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I'm trying to make a C++ class resembling std::ostream, that will take its input and write to two std::ostreams given in the constructor. Here it is together with appropriate operator<< template:

struct SplitStream
{
    SplitStream(std::ostream & a_, std::ostream & b_) : a(a_), b(b_) {}
    std::ostream & a, & b;
};


template<class T>
const SplitStream & operator << (const SplitStream & sp, const T & x)
{
    sp.a << x;
    sp.b << x;
    return sp;
}

Several lines below that code, I try to use this class:

void foo(SplitStream & out)
{
    double some_double = 1.23;
    out << "bar" << some_double << std::endl;
}

And I get this rather enigmatic error:

... error C2678: binary '<<' : no operator found which takes a left-hand operand of type 'const SplitStream' (or there is no acceptable conversion) ...

What am I doing wrong? I tried to define operator<< without consts, and it didn't compile either.

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2 Answers

up vote 5 down vote accepted

The immediate problem is that std::endl isn't an object but a function template declared something like this:

template <typename cT, typename Traits>
std::basic_ostream<cT, Traits>& endl(std::basic_ostream<cT, Traits>&);

To use a function pointer like this, the template arguments need to be deduced. To this end, the class std::basic_ostream<cT, Traits> declared suitable overloads for operator<<():

template <typename cT, typename Traits>
std::basic_ostream<cT, Traits>& std::baisic_ostream<cT, Traits>::operator<< (
    std::basic_ostream<cT, Traits>& (*manip)(std::basic_ostream<cT, Traits>&));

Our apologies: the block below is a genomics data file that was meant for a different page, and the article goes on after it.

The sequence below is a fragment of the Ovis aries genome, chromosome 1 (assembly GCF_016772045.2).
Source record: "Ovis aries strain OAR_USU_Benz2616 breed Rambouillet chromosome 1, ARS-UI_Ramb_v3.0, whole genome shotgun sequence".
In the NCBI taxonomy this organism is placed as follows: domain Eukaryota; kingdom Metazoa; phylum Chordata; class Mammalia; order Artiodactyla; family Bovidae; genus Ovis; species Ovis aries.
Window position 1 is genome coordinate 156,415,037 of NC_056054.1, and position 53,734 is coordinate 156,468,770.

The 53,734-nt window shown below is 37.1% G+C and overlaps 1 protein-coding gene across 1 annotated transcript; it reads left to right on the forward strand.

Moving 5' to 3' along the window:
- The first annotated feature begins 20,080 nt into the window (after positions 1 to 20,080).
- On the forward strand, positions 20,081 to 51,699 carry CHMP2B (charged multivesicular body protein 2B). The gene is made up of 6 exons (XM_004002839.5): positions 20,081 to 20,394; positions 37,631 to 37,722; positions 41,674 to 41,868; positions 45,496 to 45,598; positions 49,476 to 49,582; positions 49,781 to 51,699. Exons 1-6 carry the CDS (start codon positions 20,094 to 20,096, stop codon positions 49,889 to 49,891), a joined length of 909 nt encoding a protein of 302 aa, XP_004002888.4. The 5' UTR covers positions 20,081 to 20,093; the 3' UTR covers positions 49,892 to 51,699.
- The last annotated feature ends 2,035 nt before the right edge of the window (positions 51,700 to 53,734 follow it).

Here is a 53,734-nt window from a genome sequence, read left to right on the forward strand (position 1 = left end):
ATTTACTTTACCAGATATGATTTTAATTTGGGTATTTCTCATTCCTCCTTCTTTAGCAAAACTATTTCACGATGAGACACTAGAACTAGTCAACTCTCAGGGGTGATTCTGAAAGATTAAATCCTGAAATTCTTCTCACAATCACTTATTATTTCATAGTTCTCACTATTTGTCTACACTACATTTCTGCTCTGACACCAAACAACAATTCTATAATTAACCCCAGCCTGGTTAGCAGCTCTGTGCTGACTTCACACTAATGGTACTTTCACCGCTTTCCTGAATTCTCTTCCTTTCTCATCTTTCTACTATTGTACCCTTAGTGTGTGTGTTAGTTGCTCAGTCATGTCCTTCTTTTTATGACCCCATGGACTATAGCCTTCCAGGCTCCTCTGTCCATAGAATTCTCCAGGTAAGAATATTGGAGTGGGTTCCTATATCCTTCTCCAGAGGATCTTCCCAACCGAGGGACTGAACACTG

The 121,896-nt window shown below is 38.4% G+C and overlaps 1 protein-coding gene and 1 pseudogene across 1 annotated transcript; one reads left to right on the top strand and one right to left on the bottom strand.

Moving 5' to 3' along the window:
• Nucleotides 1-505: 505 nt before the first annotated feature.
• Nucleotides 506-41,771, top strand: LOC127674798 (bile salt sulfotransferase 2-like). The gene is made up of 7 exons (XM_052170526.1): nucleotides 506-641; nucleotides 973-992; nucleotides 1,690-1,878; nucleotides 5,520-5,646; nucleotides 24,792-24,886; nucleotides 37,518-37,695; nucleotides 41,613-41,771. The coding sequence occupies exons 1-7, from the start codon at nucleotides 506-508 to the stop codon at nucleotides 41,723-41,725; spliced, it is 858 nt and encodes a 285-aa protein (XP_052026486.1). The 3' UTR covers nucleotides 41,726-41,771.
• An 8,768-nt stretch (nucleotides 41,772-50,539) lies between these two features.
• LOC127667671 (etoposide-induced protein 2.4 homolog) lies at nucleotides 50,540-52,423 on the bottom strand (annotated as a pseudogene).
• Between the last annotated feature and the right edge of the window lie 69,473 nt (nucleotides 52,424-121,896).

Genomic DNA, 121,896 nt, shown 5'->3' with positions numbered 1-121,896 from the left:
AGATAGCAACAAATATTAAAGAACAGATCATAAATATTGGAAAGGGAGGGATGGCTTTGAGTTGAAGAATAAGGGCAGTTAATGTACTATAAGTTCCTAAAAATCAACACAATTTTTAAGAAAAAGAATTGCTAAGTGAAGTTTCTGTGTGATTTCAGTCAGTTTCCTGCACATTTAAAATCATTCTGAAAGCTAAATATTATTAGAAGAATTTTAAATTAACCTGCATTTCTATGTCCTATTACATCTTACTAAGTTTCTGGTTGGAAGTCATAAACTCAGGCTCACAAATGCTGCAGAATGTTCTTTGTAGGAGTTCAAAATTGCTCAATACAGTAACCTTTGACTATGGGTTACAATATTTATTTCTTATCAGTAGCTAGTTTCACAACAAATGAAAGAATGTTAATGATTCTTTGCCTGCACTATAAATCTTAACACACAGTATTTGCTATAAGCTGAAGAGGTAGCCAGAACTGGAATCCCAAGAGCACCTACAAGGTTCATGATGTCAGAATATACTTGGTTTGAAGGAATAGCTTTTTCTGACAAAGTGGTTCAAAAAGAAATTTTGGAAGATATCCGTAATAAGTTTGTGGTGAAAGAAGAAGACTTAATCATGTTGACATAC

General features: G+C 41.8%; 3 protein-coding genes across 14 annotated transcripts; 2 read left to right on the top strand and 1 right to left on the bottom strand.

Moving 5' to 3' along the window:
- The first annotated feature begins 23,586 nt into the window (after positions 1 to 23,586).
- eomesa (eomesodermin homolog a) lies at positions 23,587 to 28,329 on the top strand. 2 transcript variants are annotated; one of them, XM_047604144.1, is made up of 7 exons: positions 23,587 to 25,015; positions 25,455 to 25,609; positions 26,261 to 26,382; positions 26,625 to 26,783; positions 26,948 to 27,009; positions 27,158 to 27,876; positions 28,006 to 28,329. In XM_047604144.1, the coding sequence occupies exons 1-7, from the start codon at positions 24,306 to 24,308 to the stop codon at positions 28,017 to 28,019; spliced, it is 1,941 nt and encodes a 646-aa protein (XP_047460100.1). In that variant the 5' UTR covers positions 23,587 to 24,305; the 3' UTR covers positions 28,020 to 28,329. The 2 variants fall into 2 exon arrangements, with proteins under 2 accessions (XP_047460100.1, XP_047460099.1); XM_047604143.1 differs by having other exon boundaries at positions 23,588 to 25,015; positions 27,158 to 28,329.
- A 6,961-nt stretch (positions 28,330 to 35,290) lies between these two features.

This way, the compiler can deduce the correct instantiation when the std::endl function is referenced.

However, all that is utterly irrelevant because what you are trying to do is better done entirely differently! You should create a suitable stream buffer and use a reasonably constructed std::ostream with this custom stream buffer. Below is a complete example how to do it properly (I had posted it before but only a couple dozens times...):

#include <streambuf>

struct teebuf
    : std::streambuf
{
    std::streambuf* sb1_;
    std::streambuf* sb2_;

    teebuf(std::streambuf* sb1, std::streambuf* sb2)
        : sb1_(sb1), sb2_(sb2) {
    }
    int overflow(int c) {
        typedef std::streambuf::traits_type traits;
        bool rc(true);
        if (!traits::eq_int_type(traits::eof(), c)) {
            traits::eq_int_type(this->sb1_->sputc(c), traits::eof())
                && (rc = false);
            traits::eq_int_type(this->sb2_->sputc(c), traits::eof())
                && (rc = false);
        }
        return rc? traits::not_eof(c): traits::eof();
    }
    int sync() {
        bool rc(true);
        this->sb1_->pubsync() != -1 || (rc = false);
        this->sb2_->pubsync() != -1 || (rc = false);
        return rc? 0: -1;
    }
};

#include <fstream>
#include <iostream>

int main()
{
    std::ofstream fout("tee.txt");
    teebuf        sbuf(fout.rdbuf(), std::cout.rdbuf());
    std::ostream  out(&sbuf);
    out << "hello, world!\n";
}
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The other answer is better, but for completeness:

The SplitStream references in your operator<< should not be const, since they are modifying the streams that the struct contains.

template<class T>
SplitStream & operator << (SplitStream & sp, const T & x)
{
    sp.a << x;
    sp.b << x;
    return sp;
}
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As I mentioned in my question, this code does not compile, and sp can be const: it contains references to streams as members, not the streams themselves. –  KCH Dec 19 '12 at 14:06
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